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How Is Water Quality Measured? Monitoring!

7/29/2013
By: Montaze Trumbo

In 1988, MSD and the United States Geological Survey (USGS) began monitoring water quality and stream flow throughout the Jefferson County area.  The Long Term Monitoring Network has changed over the years and currently includes twenty-seven (27) monitoring sites. The monitoring sites were selected to represent streams in each of eleven watersheds.  

Types of Stream Monitoring

Fish:  Fish have been used for many years to indicate whether waters are clean or polluted, doing better or getting worse.  Knowing whether fish live in the water is not enough – we need to know what kinds of fish are there, how many and their health.  

Aquatic insects: Insects that live on the bottoms of streams are called aquatic insects or benthic macroinvertebrates.  Aquatic insects also have been used for many years to evaluate stream health.  Similar to fish communities, we need to know what kinds of aquatic insects there are and how many of each type are present.  

Stream Habitat: Stream habitat is the underwater environment that is used as a living space by fish, aquatic insects, other plants and animals.  Streams that have a variety of habitats and places with gravel and shade are characteristics of good habitats.  Streams with eroding banks, large amounts of silt and sediment, and straightened stream channels are characteristics of poor habitats.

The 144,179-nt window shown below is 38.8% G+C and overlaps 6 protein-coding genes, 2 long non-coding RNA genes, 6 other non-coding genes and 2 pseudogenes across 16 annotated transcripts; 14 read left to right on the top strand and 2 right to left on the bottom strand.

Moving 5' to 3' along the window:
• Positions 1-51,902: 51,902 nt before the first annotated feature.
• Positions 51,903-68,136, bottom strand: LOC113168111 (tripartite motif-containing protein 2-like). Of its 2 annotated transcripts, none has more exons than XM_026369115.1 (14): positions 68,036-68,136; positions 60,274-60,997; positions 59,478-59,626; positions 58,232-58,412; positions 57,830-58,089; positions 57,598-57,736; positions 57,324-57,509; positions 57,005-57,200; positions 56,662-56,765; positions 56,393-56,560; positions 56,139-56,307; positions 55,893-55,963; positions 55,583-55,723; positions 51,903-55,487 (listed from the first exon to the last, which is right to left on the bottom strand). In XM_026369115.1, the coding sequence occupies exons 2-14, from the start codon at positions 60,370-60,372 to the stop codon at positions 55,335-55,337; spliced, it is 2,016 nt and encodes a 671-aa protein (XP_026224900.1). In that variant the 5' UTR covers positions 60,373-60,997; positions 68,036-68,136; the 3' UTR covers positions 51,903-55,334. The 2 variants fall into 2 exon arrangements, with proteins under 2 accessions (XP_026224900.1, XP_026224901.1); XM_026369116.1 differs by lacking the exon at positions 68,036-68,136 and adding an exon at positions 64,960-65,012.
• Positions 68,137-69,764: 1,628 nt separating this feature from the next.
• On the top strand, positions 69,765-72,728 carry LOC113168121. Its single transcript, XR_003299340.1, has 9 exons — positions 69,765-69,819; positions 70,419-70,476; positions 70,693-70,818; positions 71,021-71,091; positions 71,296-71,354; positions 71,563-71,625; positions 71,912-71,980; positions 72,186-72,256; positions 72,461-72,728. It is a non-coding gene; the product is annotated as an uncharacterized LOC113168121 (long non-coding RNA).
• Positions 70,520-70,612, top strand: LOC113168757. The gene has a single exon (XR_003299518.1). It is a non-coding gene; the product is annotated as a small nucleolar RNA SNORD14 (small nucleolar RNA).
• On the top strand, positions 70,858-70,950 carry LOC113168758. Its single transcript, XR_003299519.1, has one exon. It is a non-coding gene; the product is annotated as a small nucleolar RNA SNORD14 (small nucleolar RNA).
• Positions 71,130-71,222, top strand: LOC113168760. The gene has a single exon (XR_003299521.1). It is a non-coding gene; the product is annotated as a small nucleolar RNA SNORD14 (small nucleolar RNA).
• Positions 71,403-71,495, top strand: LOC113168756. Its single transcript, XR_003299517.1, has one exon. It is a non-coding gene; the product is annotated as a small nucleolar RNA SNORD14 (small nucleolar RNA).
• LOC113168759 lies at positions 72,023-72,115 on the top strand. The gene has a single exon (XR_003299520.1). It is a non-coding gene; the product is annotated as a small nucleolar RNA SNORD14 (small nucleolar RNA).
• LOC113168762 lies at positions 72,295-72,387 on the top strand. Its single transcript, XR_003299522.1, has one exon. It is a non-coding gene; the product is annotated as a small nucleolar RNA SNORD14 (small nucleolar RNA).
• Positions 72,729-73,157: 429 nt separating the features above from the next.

Algae: MSD monitors the amount and types of algae present in streams.  Algae range from very small plants that can only be seen with a microscope to large green growths seen in some streams.  Stream flow, shade and the amount of fertilizers in the water influence the amount and types of algae that are present.  

Stream Flow:  MSD and the US Geological Survey work together to monitor stream flow and water quality using permanent gages and water quality meters.  Measurements of stream flow and water quality are collected every 15 minutes.

Water Quality:  MSD monitors a water quality four times per year at the 27 Long Term Monitoring Network sites.  Samples are analyzed for a variety of parameters including levels of fertilizers, sediment and metals.

Recreational Monitoring: Between May 1 and October 31 every year, MSD collects five bacteria samples per month at each Long Term Monitoring Network site.  

Wet Weather Monitoring:  MSD performs water quality monitoring during storm events at least three times at each Long Term Monitoring Network Site every five years.  


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